The Kurdish president of Iraq, Jalal Talabani, is more or less threatening to sue the Shiite prime minister, Nuri al-Maliki. Al-Maliki has been creating Arab tribal councils loyal to himself, including in some areas of mixed Arab and Kurdish populations. Talabani maintains that these “support councils” have a paramilitary dimension and so are essentially militias, and so illegal. Al-Maliki has formally refused to dissolve them, however. He likens them to the “Awakening Councils” created by the US military among Sunni Arabs. And he denies that he has armed the support councils. (He is being disingenuous, since Arab tribesmen generally have guns.) Talabani is afraid that al-Maliki will use these councils to roll back the Kurdish peshmerga or paramilitary, which has extended its presence 200 km. into Iraq proper all around Kurdistan.
Talabani has threatened to take the matter to the constitutional court.
Meanwhile, the Iraqi city council is complaining about al-Maliki’s army units in the southern port city. A couple of days ago, a special forces unit of the Iraqi Army tried to come into the governor’s mansion and came into conflict with the provincial guardsmen on site. The city council is asking al-Maliki for a coordination between the Iraqi army on the one hand and local security forces on the other, so as to keep peace in the city. They are also complaining that the army is arrogating to itself perquisites (i.e. is acting in a corrupt manner).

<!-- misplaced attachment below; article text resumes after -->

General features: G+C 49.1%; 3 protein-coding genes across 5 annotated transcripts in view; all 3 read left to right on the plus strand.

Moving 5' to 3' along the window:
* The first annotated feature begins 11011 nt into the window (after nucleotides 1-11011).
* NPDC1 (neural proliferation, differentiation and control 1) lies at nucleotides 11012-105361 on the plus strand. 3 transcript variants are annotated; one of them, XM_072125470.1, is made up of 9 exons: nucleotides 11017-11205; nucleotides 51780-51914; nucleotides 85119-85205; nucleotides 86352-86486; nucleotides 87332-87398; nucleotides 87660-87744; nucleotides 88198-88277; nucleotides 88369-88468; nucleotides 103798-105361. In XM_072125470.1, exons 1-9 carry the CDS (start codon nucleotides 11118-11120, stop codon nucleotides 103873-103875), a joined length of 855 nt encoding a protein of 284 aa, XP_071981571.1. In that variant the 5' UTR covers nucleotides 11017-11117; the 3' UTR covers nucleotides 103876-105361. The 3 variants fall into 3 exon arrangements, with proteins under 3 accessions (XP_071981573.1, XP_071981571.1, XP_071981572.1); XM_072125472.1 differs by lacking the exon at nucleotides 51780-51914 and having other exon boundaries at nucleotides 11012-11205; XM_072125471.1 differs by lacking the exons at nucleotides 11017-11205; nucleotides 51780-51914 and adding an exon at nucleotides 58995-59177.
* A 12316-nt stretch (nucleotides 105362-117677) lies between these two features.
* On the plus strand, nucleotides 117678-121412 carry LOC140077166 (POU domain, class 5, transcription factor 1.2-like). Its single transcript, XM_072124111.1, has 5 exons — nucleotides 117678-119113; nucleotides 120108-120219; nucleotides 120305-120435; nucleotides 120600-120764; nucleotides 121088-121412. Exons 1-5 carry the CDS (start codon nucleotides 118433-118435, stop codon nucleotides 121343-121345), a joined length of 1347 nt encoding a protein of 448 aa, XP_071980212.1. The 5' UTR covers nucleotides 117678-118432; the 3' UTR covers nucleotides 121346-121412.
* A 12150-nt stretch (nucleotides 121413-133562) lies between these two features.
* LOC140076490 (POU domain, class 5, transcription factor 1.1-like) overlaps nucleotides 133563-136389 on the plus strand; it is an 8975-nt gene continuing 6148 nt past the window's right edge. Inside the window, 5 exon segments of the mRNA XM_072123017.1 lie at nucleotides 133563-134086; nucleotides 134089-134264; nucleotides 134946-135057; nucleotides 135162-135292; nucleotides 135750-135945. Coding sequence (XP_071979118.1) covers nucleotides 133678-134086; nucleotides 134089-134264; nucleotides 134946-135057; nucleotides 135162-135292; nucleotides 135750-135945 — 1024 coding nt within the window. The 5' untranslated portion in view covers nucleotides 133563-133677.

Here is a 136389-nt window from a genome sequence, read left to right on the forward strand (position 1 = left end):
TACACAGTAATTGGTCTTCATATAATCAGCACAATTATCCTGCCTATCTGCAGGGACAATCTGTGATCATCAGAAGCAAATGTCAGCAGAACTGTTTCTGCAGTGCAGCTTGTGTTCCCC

The Basra provincial council is dominated by the Islamic Virtue Party (Fadhila), which is politically at odds with al-Maliki’s Islamic Mission Party (al-Da’wa).
AFP says that ethnic conflict between Kurds and Sunni Arabs in Mosul is not only being played out with violence in the northern city of 1.7 million, but also at the ballot box. Sunni Arabs are mobilizing to dominate Ninevah Province, of which Mosul is the capital, in the provincial elections of Jan. 31, 2009.
Despite high-profile bombings in the past few days, the US military says that the number of attacks per day in Iraq in November was less than at any time since 2003. My recollection is that in November, 2003, it was an average of 17 attacks a day and the Sunni Arab guerrilla war was in full swing. You’re still getting 300-400 civilians killed a month, which is about 4,000 a year. It is not the apocalypse it was in 2006, but this level of violence is not reassuring to me, at least.